In the agricultural sector, the project VISCA (funded under the Horizon 2020 programme) aims to make the European wine industries resilient to climate change. Maha Al-Salehi from VISCA speaks about the threats and chances.
MCS: US-Vice President Al Gore recently announced that he would speak at the Climate Change Leadership Porto Summit in March 2019 in Lisbon. He will follow the footsteps of former US-President Barack Obama and address the wine industry regarding the challenges the wine world is facing due to climate change. Two very high former representatives of politics take their time to speak directly to the European wine industry. Why?
Al Salehi: In Europe, wine is considered as one of the main economic activities. Europe owns 70 percent of the worldwide trade of wine. In 2015, the global wine trade was about 28.3 billion euros. 19.8 billion euros were belonging to the EU (numbers by the international organization of vine and wine, 2015[link]). The agricultural sector is severely affected by the impacts of climate change and grapes are no exception to other crops. Premium wine grapes are especially sensitive to micro-climatic changes and they have very high value in terms of economy.
Many politicians address climate change because the impacts are increasing. We feel the impacts everywhere, in the US, Europe, MENA and elsewhere. Extreme events have been occurring more, whether as droughts, severe storms, wildfires and much more. But even if politics and current actions prove to be effective, we are still going to experience the impacts of climate change for several years. That is why taking an action is very important. We need to adapt our management practices to minimise the impacts of climate change.
MCS: It was an especially dry summer in many parts of the European Union. How is climate change affecting vine grapes already?
Al Salehi: In terms of vine, not only the heat waves that bother us most, but also other extreme events such as severe storms and hailstorms which all impact the crops to a noticeable extent; reducing the harvest consequently. There are many news articles which have reported these phenomena.
A new decision-support-system
MCS: What is VISCA doing to support the wine sector?
Al Salehi: VISCA will provide a climate service and decision support system that integrates climate-, agricultural- and end-user specifications in order to design medium and long-term adaptation strategies to help in adapting climate change. It is our ultimate object to make the European wine industry resilient to climate change while minimizing costs and risks through improving the production managements of the final product both in terms of quality and quantity.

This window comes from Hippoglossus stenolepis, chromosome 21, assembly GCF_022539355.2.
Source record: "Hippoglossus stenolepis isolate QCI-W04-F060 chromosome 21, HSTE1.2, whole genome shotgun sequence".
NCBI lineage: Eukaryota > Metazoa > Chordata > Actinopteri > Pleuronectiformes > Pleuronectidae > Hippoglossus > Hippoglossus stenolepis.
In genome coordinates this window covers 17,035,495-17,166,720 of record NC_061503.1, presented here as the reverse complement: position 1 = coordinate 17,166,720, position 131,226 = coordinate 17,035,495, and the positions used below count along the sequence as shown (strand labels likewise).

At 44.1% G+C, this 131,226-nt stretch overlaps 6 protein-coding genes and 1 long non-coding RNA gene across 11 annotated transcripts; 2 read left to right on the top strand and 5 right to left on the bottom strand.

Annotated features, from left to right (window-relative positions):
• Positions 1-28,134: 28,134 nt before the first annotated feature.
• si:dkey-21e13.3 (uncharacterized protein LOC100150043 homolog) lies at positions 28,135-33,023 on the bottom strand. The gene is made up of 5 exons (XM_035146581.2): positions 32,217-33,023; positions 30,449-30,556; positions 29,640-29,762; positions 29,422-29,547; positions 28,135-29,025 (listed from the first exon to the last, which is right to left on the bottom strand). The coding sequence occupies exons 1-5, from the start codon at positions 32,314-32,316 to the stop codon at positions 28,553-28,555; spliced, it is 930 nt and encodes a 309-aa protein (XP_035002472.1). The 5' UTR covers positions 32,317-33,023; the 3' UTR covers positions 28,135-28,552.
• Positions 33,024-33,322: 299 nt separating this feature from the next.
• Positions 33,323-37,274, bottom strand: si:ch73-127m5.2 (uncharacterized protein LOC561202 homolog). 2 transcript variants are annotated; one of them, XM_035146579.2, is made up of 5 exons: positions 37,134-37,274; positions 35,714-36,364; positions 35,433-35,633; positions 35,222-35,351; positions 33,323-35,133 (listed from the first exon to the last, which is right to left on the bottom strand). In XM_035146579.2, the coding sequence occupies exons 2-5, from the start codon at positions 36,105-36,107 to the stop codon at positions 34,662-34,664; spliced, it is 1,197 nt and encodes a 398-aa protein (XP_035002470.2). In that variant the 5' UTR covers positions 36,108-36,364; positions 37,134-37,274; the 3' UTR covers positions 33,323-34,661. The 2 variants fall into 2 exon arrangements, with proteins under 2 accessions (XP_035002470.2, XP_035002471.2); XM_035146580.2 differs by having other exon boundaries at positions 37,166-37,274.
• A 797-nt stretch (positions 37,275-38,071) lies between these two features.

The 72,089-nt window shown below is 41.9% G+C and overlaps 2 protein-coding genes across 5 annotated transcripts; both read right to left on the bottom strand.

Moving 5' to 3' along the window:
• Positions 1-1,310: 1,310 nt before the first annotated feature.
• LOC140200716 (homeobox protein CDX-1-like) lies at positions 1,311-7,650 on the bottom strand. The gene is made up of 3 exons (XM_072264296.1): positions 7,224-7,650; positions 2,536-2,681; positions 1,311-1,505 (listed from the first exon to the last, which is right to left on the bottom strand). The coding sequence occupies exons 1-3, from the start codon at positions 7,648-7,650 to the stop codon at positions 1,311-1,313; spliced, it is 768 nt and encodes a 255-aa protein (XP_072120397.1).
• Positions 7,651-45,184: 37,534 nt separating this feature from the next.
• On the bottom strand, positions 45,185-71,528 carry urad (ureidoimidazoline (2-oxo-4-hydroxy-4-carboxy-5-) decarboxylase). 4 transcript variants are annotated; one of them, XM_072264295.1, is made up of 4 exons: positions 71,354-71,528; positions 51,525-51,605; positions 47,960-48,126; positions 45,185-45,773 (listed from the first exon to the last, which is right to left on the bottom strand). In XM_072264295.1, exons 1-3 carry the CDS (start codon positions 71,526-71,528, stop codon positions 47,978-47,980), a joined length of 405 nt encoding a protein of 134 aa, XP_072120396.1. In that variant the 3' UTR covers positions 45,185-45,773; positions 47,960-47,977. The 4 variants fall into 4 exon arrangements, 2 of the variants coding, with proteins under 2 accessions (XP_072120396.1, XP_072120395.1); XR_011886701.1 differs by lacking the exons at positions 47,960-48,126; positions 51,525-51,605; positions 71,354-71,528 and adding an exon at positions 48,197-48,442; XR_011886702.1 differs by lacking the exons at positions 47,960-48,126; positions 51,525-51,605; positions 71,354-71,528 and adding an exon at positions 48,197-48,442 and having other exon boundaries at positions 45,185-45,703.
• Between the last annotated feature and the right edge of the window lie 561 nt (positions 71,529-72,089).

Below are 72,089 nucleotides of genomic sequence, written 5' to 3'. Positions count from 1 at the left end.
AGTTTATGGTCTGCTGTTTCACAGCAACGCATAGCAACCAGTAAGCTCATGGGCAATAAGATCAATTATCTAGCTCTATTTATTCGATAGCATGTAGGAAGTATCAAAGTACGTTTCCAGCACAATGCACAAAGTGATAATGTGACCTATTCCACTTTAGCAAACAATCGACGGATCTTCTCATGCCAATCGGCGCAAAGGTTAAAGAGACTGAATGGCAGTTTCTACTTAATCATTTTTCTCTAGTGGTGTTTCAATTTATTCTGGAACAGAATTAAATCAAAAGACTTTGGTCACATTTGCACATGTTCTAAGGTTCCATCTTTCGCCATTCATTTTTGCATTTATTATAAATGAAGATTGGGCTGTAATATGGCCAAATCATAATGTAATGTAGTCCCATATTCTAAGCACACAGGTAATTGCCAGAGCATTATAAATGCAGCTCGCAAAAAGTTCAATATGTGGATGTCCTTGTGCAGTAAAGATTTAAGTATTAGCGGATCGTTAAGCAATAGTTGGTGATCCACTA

The outputs of the tool will be used to make well-founded decisions for specific aspects of crop planning. For example, when to harvest or the minimum water needs. We also provide a short-, medium-term and seasonal weather forecast and warning system for short term extreme weather events and historical and future projections of the effects of climate change. If the end-user, the farmer, takes recommendations of VISCA, he has to feedback to the tool as well. In this way, the decision support system integrates the updates and is learning, so to say.
“Safe the Vineyards that already exist”
MCS: You already won famous wine producers in Europe to test VISCA. Cordoniu in Spain produces the majority of the famous Cava. Syminton in Portugal, which is one of the biggest producers of Porto, and Mastroberardino in Italy. How are they using VISCA?
Al Salehi: For these three demo sides, the tool is proposing agronomic techniques. One is crop forcing, which is done in Portugal and Spain. Crop forcing is based on moving the grape-ripening period from hot summer months to a cooler month later in the growing season. This is achieved by making an additional pruning, stopping the natural cycle of the plant and “forcing” it to restart its cycle later.
Because of the climate change some wine growers change the location of their grapes and to go to higher places. However, we are trying to adapt in changing the date of harvest. We want to safe these vineyards that already exist and are well-known for their high quality.
MCS: Let’s say a heat wave is predicted to arrive in six days. What can a wine grower do?
Al Salehi: They would increase irrigation to make sure the heat wave is not affecting the crops or start to protect the plants by covering them. It depends on the farmer.
Expanding VISCA to other crops in other countries
MCS: Are there also plans to reduce the water the wine industry needs?
Al Salehi: The VISCA tool tells you with how much water the farmer should be irrigating the plants. Usually, it shows the farmer the minimum water needs for a plant according to the weather. For example, if the weather forecast shows that there will be rain in two days; the tool would maybe tell end-users not to irrigate.
MCS: What is VISCA up to now?
Al Salehi: VISCA started in May 2017. It is a project of three years, funded by Horizon 2020 programme. During the first year, the models were developed. Right now we are in the validation phase. From now until end of April 2020 – that is when the project will end – we will test our product.
Also, the next general meeting is very important to us. It is an advisory board meeting taking place from the 10th to the 12th December 2018 in Italy. There, we will show the first results of the tool. We will also discuss the usability for other sectors. VISCA is about vineyards in Spain, Italy and Portugal, but we would also like to replicate our solution in different countries in Europe and even outside of Europe whether in vineyards or in other sectors, especially for olives, rice and cereals. That is why even in our advisory board, we chose people from outside the wine industry so that they can give us their input and we can exchange with them the usability via adapting the solution for other crops and other countries.